Dec 12, 2014, 10:03AM

A Few Too Many Hits of Christmas Cheer

Triple Threat: Bing Crosby, Andy Williams, Dean Martin.

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Bing Crosby feat. Danny Kaye, Peggy Lee and Trudy Stevens, “Snow”

If any single characteristic describes Bing Crosby’s oeuvre, it’s probably “mildly drunk.” “Snow” is a notable exception. On a superficial level, “Snow” is about that cold, tingly stuff the Eskimos have so many names for—a hackneyed expression of desire to engage in snowball fights, build snowmen, ski, leap face-first into a huge field of soft, easily-shoveled flakes. But as the singers’ golly-gee surrealist gusto and jazzy-snazzy harmonizing shoves past enthusiasm into the realm of pure delirium—a place where showering in snow somehow seems attractive, where everything seems to be fucking made of snow—it’s becomes abundantly clear that these four are at the tail end of a comedown from a killer cocaine high and are actively fiending for a couple extra grams to hold them down until the storm finally clears.

Andy Williams, “Kay Thompson’s Jingle Bells”

Entertainers make the vintage Christmas carol look so easy. In this enlightened era of pop nostalgic infinity, we’d certainly like to pretend that a Sammy Davis, Jr. or a Rosemary Clooney experienced the assembly-line production of personalized standards with as much light and ease as we consume them today. We like to picture them laughing, lighting cigars, dousing one another with bottles of expensive bottles of Atlantic Records-sponsored champagne. Yet in truth, theirs was a sordid hustle. Today, even the least prestigious producer can effortlessly conjure up canned orchestra grandeur or rollicking piano thunder for wannabe Frank Sinatras or Dionne Warwicks slumming it for an advent payday. But back then? In that studio, you had the producer, the producer’s assistants, the big star, the back-up singers, every member of the band, the big star’s entourage, the A&R, the A&R’s understudy—and all of those people were flying out of their fucking gourds on trucker speed, all at once.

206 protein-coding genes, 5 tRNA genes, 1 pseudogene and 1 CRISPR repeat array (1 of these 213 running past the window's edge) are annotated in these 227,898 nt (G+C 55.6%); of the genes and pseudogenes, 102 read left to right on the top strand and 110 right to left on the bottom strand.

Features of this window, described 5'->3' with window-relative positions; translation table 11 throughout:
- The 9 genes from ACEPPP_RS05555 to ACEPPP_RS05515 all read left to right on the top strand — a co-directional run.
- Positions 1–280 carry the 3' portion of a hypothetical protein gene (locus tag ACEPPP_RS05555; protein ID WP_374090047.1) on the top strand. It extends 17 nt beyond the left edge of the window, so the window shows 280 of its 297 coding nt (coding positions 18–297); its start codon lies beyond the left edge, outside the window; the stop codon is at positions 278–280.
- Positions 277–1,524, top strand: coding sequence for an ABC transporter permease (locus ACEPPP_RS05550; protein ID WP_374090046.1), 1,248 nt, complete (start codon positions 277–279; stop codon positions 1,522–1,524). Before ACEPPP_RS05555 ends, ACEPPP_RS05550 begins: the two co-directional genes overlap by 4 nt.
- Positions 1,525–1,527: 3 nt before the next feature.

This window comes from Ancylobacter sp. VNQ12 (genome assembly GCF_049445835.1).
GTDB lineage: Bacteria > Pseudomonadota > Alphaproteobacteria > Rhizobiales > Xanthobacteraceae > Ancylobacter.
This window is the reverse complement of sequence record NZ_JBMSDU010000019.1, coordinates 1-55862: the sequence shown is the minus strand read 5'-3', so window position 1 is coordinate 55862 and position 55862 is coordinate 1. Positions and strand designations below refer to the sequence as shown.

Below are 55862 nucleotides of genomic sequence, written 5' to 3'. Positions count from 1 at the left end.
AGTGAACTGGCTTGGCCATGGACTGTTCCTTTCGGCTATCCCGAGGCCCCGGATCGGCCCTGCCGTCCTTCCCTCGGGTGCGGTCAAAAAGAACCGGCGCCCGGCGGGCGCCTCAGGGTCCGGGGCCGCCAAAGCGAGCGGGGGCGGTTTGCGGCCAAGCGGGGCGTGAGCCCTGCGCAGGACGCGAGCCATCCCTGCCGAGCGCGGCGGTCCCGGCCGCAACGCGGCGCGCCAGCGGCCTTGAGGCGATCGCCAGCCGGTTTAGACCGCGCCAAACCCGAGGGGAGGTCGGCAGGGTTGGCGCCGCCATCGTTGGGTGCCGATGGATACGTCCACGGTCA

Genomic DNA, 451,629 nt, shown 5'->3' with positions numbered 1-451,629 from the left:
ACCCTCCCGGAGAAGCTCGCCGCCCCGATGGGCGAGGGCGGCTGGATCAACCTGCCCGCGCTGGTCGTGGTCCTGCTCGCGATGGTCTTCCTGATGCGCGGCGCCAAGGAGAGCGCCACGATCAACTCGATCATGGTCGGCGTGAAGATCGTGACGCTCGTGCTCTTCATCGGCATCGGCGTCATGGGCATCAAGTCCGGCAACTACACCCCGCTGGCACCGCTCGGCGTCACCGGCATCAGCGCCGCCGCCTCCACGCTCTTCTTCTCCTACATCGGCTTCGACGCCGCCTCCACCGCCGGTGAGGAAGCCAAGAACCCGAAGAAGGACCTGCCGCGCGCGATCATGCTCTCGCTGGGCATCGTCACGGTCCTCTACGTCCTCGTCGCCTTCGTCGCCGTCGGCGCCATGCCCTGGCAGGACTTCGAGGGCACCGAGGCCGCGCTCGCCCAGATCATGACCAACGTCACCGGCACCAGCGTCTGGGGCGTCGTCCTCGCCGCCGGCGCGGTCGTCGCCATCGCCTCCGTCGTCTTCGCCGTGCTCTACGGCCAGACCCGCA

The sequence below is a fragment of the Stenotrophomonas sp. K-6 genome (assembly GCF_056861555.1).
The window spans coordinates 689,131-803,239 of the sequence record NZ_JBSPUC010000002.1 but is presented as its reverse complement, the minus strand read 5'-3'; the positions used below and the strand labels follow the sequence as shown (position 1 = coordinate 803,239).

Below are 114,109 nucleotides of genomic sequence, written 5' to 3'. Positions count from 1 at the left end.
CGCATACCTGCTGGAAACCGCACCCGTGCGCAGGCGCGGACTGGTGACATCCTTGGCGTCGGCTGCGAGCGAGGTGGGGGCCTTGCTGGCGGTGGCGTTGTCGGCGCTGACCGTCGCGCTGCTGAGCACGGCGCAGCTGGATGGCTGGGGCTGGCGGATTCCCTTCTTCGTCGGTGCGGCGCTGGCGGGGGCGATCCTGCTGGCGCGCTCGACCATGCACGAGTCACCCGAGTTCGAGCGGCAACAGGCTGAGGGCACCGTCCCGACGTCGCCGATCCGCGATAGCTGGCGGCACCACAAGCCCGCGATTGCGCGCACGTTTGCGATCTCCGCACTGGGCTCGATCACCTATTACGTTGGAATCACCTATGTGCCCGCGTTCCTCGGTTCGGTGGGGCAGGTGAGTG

Dean Martin, “A Marshmallow World”

Dino delivers “Marshmallow World” like a venture capitalist who’s just stumbled out of the warmth his remote Aspen chalet into a brisk snowstorm as the handful of Quaaludes from earlier is kicking into high gear, a snifter of brandy in one hand and a nubile, scantily clad Playboy bunny in the other. Obviously, as a charter member of the Rat Pack, the guy is totally conditioned to straight-up maintain in all sorts of circumstances, but here he wears the effects of intoxication rather broadly: notice the spills and trills in his phrasing, how coyly Dino makes them seem like flourishes or affectations when, really, he’s a mere heartbeat or 10 away from losing consciousness altogether. All of that while hallucinating that the entire world, except for him, is a frickin’ marshmallow. What a bro.


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